$ cd ~/var-fslc-yocto/build_fb

# For fsl-image-gui image (GUI-X11)
$ sudo dd if=tmp/deploy/images/imx6ul-var-dart/fsl-image-gui-imx6ul-var-dart.sdcard of=/dev/sdX bs=1M && sync
# For fsl-image-qt5 image (Qt5-X11 & Qt5-FB)
$ sudo dd if=tmp/deploy/images/imx6ul-var-dart/fsl-image-qt5-imx6ul-var-dart.sdcard of=/dev/sdX bs=1M && sync

Replace sdX with the right device name. This can be obtained by "dmesg" command on your host Linux PC, after the SD card reader is inserted.

  • Note: Booting your system from an SD card requires pressing the boot-select button, or switching the relevant DIP switch to "Boot from SD card", according to the relevant start-up guide of your system

Drawbacks of the native .sdcard yocto-built image, (relative to the Recovery/Extended SD card):

  • The rootfs partition doesn't use the entire SD card.
  • The rootfs partition is not labeled as rootfs.
  • The NAND flash and eMMC installation scripts and images are not included.

Create an extended SD card

Variscite provides the var-create-yocto-sdcard.sh script which creates our recovery SD card - an SD card based on the fsl-image-gui filesystem, which also contain the scripts and relevant binaries for installation to the internal storage of the SOM.
Later, you will be able to follow either the more automatic Yocto Recovery SD card guide or the more manual Installing Yocto to the SOM's internal storage guide.

This is essentially the same as our pre-built Recovery SD image, with the following main differences:

  • The pre-built image's rootfs partition size is 3700MiB, which is also the default size when using the script, but the script also has an option to set the rootfs partition size to fill the whole free space of the used SD card. Anyway, you can always resize the partition later with an external tool such as gparted.

Naturally, the pre-built image is more straight forward and easier to use, while the script method is easier to customize.


  • Follow the Setup and build Yocto guide, and bitbake fsl-image-gui.
  • Plug-in the SD card to your Linux Host PC, run dmesg and see which device is added (i.e. /dev/sdX or /dev/mmcblkX)
$ cd ~/var-fslc-yocto
$ sudo MACHINE=imx6ul-var-dart sources/meta-variscite-fslc/scripts/var_mk_yocto_sdcard/var-create-yocto-sdcard.sh <options> /dev/sdX
(Replace /dev/sdX with your actual device)
 -h            Display help message
 -s            Only show partition sizes to be written, without actually write them
 -a            Automatically set the rootfs partition size to fill the SD card
 -r            Select alternative rootfs for recovery images (default: build_x11/tmp/deploy/images/imx6ul-var-dart/fsl-image-gui-imx6ul-var-dart.*)
If you don't use the '-a' option, a default rootfs size of 3700MiB will be used
The '-r' option allows you to create a bootable SD card with an alternative image for the installation to NAND flash or eMMC.
Example: "-r tmp/deploy/images/imx6ul-var-dart/fsl-image-qt5-imx6ul-var-dart" -- selected the "Qt5 image with X11" recovery image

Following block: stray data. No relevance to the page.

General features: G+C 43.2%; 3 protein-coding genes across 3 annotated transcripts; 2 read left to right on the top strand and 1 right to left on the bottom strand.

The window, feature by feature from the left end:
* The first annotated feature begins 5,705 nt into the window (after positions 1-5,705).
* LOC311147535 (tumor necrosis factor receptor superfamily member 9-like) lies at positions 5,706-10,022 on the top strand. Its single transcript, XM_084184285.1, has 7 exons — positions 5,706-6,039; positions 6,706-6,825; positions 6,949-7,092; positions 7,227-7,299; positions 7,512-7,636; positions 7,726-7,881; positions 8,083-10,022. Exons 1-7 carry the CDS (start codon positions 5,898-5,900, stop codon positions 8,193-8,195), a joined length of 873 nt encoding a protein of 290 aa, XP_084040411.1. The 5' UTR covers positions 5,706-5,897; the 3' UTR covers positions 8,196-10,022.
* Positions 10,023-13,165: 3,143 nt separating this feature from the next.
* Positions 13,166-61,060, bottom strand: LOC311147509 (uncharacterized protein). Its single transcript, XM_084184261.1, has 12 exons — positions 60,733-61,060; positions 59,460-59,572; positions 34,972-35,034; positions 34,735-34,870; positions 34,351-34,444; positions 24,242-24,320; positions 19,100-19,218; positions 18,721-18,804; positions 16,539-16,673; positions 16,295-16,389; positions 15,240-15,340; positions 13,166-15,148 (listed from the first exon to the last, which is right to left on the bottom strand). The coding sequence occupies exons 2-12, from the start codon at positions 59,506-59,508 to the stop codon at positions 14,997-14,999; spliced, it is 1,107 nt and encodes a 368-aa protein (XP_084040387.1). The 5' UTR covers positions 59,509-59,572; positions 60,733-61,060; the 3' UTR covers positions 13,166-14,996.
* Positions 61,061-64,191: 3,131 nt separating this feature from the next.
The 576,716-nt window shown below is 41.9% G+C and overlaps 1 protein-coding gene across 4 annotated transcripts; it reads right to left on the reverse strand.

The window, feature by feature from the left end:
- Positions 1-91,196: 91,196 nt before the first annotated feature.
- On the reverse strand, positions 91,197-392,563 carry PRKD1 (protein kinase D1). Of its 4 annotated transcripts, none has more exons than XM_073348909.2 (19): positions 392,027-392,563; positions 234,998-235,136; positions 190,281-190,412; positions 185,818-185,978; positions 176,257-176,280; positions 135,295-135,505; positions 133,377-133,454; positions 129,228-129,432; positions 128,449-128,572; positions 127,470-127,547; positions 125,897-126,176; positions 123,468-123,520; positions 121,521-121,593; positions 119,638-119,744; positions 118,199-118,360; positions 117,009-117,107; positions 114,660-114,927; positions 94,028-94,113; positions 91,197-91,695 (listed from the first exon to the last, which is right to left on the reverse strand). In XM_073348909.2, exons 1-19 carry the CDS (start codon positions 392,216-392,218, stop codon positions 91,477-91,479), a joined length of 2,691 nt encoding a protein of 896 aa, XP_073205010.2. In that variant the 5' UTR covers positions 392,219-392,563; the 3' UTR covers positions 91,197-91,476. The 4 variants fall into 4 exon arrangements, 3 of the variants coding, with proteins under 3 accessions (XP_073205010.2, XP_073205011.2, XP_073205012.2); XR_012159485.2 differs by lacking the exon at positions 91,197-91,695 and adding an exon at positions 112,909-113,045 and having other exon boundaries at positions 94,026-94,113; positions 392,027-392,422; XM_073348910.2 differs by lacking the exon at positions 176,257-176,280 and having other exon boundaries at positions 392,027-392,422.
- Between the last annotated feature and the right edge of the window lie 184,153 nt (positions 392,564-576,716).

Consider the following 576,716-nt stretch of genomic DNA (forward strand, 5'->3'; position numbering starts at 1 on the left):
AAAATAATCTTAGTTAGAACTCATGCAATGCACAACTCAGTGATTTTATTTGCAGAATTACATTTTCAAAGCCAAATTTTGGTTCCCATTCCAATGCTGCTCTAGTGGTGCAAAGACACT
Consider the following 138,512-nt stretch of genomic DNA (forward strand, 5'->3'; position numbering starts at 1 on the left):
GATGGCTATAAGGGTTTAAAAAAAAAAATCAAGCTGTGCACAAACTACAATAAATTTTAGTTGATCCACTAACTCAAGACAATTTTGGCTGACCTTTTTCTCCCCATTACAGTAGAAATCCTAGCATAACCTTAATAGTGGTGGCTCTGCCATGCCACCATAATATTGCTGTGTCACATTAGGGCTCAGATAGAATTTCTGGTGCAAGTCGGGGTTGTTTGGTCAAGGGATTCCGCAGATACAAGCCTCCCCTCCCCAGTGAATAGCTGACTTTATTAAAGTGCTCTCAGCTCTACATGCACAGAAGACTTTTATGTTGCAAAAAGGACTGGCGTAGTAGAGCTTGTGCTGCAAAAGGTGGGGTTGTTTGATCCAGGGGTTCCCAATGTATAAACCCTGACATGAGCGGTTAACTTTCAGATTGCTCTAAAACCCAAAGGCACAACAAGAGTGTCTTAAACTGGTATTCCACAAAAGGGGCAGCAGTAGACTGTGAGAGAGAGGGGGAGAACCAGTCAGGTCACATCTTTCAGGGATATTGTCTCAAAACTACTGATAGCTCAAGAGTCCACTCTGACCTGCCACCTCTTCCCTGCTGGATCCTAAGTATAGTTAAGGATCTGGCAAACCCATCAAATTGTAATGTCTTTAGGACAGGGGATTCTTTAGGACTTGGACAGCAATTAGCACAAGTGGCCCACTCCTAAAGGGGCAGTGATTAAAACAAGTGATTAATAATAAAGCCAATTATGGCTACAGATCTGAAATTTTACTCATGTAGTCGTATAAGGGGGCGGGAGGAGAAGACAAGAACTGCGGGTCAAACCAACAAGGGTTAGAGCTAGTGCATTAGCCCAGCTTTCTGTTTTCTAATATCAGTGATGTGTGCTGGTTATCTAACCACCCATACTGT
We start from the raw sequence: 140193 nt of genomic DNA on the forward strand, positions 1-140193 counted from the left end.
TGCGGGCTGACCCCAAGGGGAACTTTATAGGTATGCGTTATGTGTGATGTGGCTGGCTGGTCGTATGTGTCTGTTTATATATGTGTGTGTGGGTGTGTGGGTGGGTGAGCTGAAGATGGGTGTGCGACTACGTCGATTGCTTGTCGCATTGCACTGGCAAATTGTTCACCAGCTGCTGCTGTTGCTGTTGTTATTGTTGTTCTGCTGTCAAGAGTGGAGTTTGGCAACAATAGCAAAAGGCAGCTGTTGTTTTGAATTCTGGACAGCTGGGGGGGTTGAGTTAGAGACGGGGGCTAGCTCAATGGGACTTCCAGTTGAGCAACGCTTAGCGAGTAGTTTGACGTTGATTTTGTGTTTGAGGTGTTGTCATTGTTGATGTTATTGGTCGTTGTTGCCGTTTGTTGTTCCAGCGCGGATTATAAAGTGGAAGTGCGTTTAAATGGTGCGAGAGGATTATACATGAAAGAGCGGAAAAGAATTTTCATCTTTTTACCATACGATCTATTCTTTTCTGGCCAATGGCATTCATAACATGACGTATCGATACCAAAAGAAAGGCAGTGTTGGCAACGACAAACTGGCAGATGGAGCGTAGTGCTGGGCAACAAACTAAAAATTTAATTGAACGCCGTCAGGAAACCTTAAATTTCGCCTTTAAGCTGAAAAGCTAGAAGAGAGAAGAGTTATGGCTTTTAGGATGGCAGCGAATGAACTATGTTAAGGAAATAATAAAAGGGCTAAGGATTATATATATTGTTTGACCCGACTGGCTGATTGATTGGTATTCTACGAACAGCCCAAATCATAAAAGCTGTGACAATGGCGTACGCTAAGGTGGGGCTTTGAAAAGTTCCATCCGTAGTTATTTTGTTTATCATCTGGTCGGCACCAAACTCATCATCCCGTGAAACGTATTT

Create an extended SD card image using a loop device

It is also possible to use the var-create-yocto-sdcard.sh script to create an extended SD card image, while using a loop device instead of attaching a real SD card.

Create an empty file using the following command:

$ dd if=/dev/zero of=imx6ul-var-dart-extended-sd.img bs=1M count=7420

The above command creates a 7420MiB file representing the SD card.

Attach the first available loop device to this file:

$ sudo losetup -Pf imx6ul-var-dart-extended-sd.img

To find the actual loop device being used, run:

$ losetup -a | grep imx6ul-var-dart-extended-sd.img

Write the content to the loop device to generate the SD card image:

$ sudo MACHINE=imx6ul-var-dart sources/meta-variscite-fslc/scripts/var_mk_yocto_sdcard/var-create-yocto-sdcard.sh <options> /dev/loopX

(Replace /dev/loopX with your actual loop device, e.g. /dev/loop0)

Detach the loop device from the file:

$ sudo losetup -d /dev/loopX

To compress the SD card image file use the following command:

$ gzip -9 imx6ul-var-dart-extended-sd.img

To write the SD card image to a real SD card device use the following command:

$ zcat imx6ul-var-dart-extended-sd.img.gz | sudo dd of=/dev/sdX bs=1M && sync

(Replace /dev/sdX with your actual SD device, e.g. /dev/sdb)

Boot the board with a bootable SD card

Note: The WiFi is not operational when booting from SD card, as the WiFi and SD card are using the same SDIO interface.
A typical use-case is to boot from an SD card, flash the eMMC/NAND flash, and re-boot from the eMMC/NAND flash to have the WiFi operational.

Setting the Boot Mode

Booting your system from an SD card requires switching the Boot DIP switches. See picture below.

Boot switch 6ul1.jpg
  • "00" The current position in the picture will set the system to boot from SD card
  • "01" Moving the right switch will set the system to boot from eMMC
  • "10" Moving the left switch will set the system to boot from NAND flash
  • "11" is illegal.
Be aware that your system has eMMC or NAND but never both.

Automatic device tree selection in U-Boot

As shown in the Build Results table above, we have different kernel device trees, corresponding to our different H/W configurations.
We implemented a script in U-Boot's environment, which sets the fdt_file environment variable based on the detected hardware.

Enable/Disable automatic device tree selection

To enable the automatic device tree selection in U-Boot (already enabled by default):

$ setenv fdt_file undefined
$ saveenv

To disable the automatic device tree selection in U-Boot, set the device tree file manually: